Obviously, the forest was here for an eternity, then the Europeans came and cleared the land for farming, and pasture land, and to build villages, towns, and cities. After a period of time some farms were abandoned, some villages, too, and the forest crept back in, and after a very short time it took over the land again. It covered all trace of man.
|Vegetation swallowing a guardrail on Route 148.|
|Articulating cutter arm can cut the grass below, and the|
tree limbs above alongside the road.
Here in Sturbridge the DPW does the same thing. They have a tractor with a similar device that trims back all the tall grass and low hanging tree branches and brush alongside the roads. Earlier in the season they came by on Route 148, but as you can see in the photographs, the vegetation takes over very quickly.
Maintenance of the roadsides, sidewalks, and the rest of our infrastructure is forever, and if we slack off it will cost us dearly in dollars and our safety. That's something to consider when making a decision about material to be used on any project. We may want visual impact, but cost, and maintenance must be the deciding factors.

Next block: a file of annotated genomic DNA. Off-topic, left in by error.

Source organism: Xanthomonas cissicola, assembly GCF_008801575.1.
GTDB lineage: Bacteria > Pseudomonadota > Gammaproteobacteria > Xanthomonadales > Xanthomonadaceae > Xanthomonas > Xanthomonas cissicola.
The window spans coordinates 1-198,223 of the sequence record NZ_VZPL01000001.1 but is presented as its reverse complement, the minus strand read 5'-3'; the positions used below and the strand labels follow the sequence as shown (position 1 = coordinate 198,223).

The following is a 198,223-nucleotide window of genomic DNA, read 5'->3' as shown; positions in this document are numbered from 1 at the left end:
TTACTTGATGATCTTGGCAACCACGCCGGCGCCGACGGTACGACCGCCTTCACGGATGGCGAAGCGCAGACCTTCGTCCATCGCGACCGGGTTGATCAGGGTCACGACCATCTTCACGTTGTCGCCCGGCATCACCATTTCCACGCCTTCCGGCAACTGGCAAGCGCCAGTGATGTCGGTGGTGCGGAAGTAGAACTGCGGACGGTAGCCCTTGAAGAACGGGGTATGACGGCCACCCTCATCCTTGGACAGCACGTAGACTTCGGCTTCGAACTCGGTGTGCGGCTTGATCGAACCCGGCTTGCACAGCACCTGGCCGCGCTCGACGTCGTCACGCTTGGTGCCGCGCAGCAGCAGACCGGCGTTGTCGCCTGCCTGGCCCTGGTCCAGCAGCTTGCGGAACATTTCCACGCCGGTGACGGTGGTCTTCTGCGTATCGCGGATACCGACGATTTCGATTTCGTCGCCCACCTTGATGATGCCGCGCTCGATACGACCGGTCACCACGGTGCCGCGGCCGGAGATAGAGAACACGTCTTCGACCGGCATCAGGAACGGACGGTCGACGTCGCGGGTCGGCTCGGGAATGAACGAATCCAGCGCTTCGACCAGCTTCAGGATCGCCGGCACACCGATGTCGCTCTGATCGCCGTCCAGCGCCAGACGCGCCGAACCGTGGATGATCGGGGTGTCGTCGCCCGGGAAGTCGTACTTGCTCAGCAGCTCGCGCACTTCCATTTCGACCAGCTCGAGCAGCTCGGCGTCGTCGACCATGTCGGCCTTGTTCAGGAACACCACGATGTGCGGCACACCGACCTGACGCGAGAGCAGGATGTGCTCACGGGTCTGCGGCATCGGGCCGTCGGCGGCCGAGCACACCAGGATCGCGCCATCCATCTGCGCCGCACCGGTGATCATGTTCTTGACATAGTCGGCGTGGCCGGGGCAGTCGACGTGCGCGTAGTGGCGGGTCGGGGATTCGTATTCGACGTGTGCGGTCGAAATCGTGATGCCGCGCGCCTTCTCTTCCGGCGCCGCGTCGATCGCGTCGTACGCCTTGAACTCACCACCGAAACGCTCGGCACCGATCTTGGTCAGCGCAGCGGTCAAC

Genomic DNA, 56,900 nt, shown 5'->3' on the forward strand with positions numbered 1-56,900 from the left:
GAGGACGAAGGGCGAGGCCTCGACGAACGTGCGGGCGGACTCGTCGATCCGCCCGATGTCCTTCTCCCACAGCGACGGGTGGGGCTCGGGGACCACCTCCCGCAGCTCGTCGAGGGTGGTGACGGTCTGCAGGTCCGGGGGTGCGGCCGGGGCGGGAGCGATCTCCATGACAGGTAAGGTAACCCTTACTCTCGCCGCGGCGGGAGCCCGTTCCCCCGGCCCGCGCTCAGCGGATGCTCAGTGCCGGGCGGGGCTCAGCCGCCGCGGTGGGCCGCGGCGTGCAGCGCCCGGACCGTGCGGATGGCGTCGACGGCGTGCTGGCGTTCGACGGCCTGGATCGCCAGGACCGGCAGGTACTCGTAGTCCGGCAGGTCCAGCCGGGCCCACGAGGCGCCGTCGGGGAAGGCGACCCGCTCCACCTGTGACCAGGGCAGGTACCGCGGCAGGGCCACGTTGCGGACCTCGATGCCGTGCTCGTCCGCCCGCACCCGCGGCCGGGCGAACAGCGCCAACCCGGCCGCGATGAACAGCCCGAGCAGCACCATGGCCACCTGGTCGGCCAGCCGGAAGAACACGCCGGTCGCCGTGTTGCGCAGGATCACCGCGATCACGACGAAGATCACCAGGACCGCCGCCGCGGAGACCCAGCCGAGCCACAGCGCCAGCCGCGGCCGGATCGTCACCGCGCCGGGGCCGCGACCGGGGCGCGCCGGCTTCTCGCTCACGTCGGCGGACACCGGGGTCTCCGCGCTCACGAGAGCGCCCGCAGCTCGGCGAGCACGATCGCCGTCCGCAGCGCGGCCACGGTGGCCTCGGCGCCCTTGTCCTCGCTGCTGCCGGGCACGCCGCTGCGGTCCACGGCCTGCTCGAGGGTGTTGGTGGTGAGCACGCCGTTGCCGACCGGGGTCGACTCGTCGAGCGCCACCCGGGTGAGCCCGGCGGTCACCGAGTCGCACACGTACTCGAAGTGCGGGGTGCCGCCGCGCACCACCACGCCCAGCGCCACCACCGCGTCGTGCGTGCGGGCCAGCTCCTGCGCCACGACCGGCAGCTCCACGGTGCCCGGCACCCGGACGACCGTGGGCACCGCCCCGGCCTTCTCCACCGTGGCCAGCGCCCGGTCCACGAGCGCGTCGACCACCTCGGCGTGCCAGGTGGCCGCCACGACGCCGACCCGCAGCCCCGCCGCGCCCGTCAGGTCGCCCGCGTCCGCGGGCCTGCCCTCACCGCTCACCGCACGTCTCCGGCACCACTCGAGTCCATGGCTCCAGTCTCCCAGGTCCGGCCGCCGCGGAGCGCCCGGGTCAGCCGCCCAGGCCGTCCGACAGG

|Half of the bridge on Haynes Street has been demolished, and|
is waiting to be rebuilt.
I guess we need to keep in mind not only how a project will look, and function, at the present moment, but think down the road a bit about how to keep it looking like day one by properly maintaining it. Otherwise, Nature will continue to take back the land, and destroy our infrastructure. We need to cut our losses in the beginning and make wise, safe, and cost effective choices.
Hmmm. Brick, stamped concrete, or plain concrete. Which has the most going for it in the long run?
Information, and cost for the Haynes Street bridge rehabilitation.